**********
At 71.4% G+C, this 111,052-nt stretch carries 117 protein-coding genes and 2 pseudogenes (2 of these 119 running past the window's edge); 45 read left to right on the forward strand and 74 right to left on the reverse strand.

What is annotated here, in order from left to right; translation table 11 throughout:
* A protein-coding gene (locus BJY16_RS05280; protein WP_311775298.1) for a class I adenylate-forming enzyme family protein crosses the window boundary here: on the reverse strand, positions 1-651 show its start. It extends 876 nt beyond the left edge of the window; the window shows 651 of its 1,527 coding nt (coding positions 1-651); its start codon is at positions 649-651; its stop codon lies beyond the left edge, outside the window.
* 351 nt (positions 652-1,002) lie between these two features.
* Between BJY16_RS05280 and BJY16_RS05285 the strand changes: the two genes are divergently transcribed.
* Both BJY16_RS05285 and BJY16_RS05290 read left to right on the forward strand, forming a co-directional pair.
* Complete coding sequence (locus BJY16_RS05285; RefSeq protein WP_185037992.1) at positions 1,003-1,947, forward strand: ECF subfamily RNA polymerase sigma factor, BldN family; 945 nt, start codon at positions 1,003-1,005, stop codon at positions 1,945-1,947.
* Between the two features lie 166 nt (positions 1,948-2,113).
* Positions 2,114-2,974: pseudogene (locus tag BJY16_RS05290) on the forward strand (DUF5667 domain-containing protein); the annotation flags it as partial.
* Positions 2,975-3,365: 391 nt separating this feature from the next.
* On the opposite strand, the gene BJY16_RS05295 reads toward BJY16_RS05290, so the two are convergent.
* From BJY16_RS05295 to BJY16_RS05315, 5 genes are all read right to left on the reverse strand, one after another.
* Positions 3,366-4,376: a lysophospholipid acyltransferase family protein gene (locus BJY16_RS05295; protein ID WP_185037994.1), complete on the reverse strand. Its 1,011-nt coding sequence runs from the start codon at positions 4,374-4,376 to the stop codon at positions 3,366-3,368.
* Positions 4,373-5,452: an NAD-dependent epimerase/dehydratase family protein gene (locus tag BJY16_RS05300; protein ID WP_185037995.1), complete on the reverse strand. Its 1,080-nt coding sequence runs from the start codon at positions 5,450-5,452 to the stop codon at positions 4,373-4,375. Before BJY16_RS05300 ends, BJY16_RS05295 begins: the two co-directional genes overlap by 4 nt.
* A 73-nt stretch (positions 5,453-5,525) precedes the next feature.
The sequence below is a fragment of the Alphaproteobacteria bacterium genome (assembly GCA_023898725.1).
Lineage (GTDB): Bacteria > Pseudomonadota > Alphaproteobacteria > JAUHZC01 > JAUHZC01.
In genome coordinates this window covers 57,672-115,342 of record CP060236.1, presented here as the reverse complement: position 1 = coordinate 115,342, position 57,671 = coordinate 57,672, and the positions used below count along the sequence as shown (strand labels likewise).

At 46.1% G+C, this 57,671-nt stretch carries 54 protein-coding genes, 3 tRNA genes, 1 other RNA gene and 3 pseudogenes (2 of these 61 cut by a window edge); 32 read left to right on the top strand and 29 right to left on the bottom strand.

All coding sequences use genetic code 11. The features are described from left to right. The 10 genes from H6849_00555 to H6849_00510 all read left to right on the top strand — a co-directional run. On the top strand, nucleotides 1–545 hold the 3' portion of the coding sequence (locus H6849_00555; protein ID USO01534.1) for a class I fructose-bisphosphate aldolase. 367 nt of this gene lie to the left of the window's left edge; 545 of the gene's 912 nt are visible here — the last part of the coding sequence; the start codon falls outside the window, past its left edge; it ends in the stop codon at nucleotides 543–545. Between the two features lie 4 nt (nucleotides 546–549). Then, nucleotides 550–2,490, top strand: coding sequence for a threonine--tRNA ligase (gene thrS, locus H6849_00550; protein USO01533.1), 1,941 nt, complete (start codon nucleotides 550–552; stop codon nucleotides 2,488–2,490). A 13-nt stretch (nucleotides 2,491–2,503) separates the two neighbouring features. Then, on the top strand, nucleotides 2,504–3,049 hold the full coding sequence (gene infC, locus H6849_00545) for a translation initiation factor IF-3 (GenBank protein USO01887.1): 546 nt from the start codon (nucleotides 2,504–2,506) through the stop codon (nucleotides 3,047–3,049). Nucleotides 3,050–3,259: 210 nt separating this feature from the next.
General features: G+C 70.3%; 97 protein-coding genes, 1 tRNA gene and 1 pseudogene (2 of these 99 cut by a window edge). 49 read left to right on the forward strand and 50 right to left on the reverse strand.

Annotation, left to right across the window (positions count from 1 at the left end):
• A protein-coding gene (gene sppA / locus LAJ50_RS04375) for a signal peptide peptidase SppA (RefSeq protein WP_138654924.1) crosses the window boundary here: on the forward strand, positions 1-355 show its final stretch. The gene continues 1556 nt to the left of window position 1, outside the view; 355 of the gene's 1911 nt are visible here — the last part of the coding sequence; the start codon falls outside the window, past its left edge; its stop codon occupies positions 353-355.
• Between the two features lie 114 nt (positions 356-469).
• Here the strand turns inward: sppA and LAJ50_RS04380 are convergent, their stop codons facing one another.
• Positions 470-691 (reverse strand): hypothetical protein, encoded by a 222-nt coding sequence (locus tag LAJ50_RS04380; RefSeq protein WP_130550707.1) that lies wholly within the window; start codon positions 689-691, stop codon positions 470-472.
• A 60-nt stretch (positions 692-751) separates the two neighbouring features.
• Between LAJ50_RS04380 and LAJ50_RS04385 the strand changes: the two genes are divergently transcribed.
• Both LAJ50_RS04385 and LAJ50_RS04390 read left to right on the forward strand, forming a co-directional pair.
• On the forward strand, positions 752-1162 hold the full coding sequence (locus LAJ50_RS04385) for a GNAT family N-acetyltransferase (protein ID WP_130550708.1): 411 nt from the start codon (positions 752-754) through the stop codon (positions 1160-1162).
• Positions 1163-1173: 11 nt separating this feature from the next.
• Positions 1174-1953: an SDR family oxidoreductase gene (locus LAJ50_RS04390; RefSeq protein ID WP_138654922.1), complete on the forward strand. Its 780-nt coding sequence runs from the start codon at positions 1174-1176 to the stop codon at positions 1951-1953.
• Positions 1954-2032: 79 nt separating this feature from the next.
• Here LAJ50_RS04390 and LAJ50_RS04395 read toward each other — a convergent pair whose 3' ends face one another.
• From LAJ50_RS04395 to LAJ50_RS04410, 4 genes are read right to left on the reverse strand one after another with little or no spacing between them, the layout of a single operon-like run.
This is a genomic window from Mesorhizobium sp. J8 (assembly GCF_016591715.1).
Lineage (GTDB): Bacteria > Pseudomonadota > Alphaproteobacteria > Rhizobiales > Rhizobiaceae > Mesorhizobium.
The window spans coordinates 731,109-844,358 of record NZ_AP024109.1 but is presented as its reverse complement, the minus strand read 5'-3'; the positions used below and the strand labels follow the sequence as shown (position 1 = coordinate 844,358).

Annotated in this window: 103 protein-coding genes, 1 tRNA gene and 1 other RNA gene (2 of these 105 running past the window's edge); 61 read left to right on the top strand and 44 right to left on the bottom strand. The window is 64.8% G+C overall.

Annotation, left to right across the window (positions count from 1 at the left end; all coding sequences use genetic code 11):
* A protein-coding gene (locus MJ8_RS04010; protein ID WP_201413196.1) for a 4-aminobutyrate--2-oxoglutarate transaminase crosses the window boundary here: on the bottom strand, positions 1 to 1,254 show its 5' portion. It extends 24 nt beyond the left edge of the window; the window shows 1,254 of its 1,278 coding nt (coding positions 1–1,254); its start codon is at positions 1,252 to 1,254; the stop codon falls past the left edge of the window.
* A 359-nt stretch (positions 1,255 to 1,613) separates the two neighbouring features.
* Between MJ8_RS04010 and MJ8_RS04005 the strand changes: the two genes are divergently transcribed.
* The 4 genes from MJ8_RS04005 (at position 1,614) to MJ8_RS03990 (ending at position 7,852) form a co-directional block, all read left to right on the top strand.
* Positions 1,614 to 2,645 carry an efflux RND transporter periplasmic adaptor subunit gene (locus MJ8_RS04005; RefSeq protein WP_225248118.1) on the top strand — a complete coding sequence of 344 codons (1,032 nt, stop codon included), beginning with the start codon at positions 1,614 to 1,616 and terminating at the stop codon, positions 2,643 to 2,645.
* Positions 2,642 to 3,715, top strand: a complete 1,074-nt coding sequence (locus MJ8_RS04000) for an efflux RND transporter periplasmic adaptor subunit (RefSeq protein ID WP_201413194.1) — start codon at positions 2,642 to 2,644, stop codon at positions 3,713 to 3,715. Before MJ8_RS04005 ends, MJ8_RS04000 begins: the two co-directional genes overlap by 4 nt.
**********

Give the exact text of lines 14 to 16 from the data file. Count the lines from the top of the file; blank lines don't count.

* Positions 4,373-5,452: an NAD-dependent epimerase/dehydratase family protein gene (locus tag BJY16_RS05300; protein ID WP_185037995.1), complete on the reverse strand. Its 1,080-nt coding sequence runs from the start codon at positions 5,450-5,452 to the stop codon at positions 4,373-4,375. Before BJY16_RS05300 ends, BJY16_RS05295 begins: the two co-directional genes overlap by 4 nt.
* A 73-nt stretch (positions 5,453-5,525) precedes the next feature.
The sequence below is a fragment of the Alphaproteobacteria bacterium genome (assembly GCA_023898725.1).